The important thing is to not internalize these comments and make them our own expectations.  We fight enough internal demons as it is without absorbing external ones that have no basis in reality.

We need to remind ourselves of what we are good at in our writing.  We have to be proud of what we write and feel comfortable in our genre.  We also have to be realistic about the niche our books have in the world. I would love to be able to write the kind of books Nora Roberts writes.  Problem is, I don't like reading them so how could I write them?  I look at the books I do like and very few of those authors have the kind of success a J.K. Rowling or Meyer.

We also need to stamp down the jealousy bug.  Envy of another's success is a poison to our own writing.  We have enough negative energy surrounding us from the toils of writing without bringing more onto ourselves.  Its easier said than done.  We all want to be appreciated for our hard work and it seems so unfair when it happens to someone else.  But we haven't walked in their writing shoes and we do not know the trials they've faced in their road to publication.  I'm sure they would have similar tales from the trenches as you.

Its important to find your own measures of success.  Be warned, the non-writers in your life are not going to understand.  The support you find from other authors will help keep it in perspective.  Writing is an individual endeavor and the successes are personal for the most part.  But it doesn't mean you can't hope for the wild success of other authors, just don't make it your expectation but rather a daydream.  If it happens CHEERS!  if it doesn't BRAVO!  If you've accomplished the writing goals you've set for yourself, you have reached the pinnacle.

Thursday, September 06, 2012

.....Not Writing is a Habit Too

I know a lot of writers make writing a habit, or at least treat it as such as a way of completing a project.  Its a good way to work in most instances, especially if you have no expectations of getting paid.  If we can attune our minds into the pattern of making writing a daily thing like brushing our teeth or making the bed.

But not writing is a habit too.  When we neglect a habit, another behavior takes its place.  If you quit making your bed, you might not bother to pick up your clothes.  You leave your clothes on the floor, it probably won't be long before the newspapers start piling up.  Eventually you have to walk sideways through your halls trying to get to the front door only to find people from Hoarders waiting to burst in and help.  I'm not going into what happens if you quit brushing your teeth.

The point is the more habitually we don't do something, the further we get away from the benefits the habit creates.  When I make my bed I'm more inclined to pick up my room or throw a load of laundry in the wash.  Good habits create more good habits.   With writing maybe a 3 page a day habit will lead to a 5 page a day habit or a commitment to a bigger project.

I've taken a couple of years off of writing.  I've played around with it from time to time but I've given it no commitment.  Part of the reason is that it seems so daunting.  Right now, 5 pages seems such a huge commitment.  Even 500 words looks like Mt. Everest.  At my peak I was putting out 85K words in 8 weeks.  But I built up to those numbers and I'm going to have to again.  For today, I'm going to count myself lucky to get this  blog post published.  Its writing and its the beginning of a habit.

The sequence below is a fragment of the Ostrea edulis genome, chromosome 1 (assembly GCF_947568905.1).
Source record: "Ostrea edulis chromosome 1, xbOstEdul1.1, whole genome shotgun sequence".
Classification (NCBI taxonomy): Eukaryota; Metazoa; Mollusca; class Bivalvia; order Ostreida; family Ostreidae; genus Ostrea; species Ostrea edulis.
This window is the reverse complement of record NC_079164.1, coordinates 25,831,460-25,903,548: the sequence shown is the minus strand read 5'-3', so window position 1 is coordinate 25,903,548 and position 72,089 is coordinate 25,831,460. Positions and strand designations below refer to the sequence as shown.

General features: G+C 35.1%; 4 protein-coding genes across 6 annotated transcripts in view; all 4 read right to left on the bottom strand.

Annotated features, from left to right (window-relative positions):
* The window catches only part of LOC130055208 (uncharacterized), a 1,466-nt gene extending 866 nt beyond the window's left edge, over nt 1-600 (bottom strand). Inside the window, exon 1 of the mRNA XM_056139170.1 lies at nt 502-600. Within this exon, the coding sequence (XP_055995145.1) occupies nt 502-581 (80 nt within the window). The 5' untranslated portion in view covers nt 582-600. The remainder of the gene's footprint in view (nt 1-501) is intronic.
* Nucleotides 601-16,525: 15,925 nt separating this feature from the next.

Monday, May 09, 2011

This House Holds Secrets

Everyday when I take my kids to school I pass a house. To me it epitomizes the classic American house. Its the kind of house I fantasize coming home to as a child. There is probably always a fresh pot of coffee on and a pie cooling in the window. Crocheted doilies created by a long-dead grandmother cover end tables. Wedding and baby pictures decorate the walls. Its a Norman Rockwell painting come to life.
I think it hides the gates to Hell.
Its not that I'm subversive or have the strong desire to rip off the patina of suburban living to show the rot beneath. I'm not making a social statement; I'm not that deep. But I do love to imagine something dark and dangerous living in the middle of perfection. I like the edge of terror such images evoke. I think it also helps the reader get pulled into the story. If the scene is one they can imagine on their own, have a familiarity with, it brings them into the action quicker than if they have to structure the scene from scratch in their minds.
Sticking with a familiar world helps me with writing. I'm more of an action writer, the hallmark of my writing is usually a scene of violence to open the novel. I like to write action and dialogue. If I have to build a world from scratch I get discouraged. I worked on a steampunk novel and while building a world of airships and fantastical steam gadgets dressed up in Victoriana was interesting and fun, it was work. It felt ponderous for me. It held me back from the strengths of what I like to write.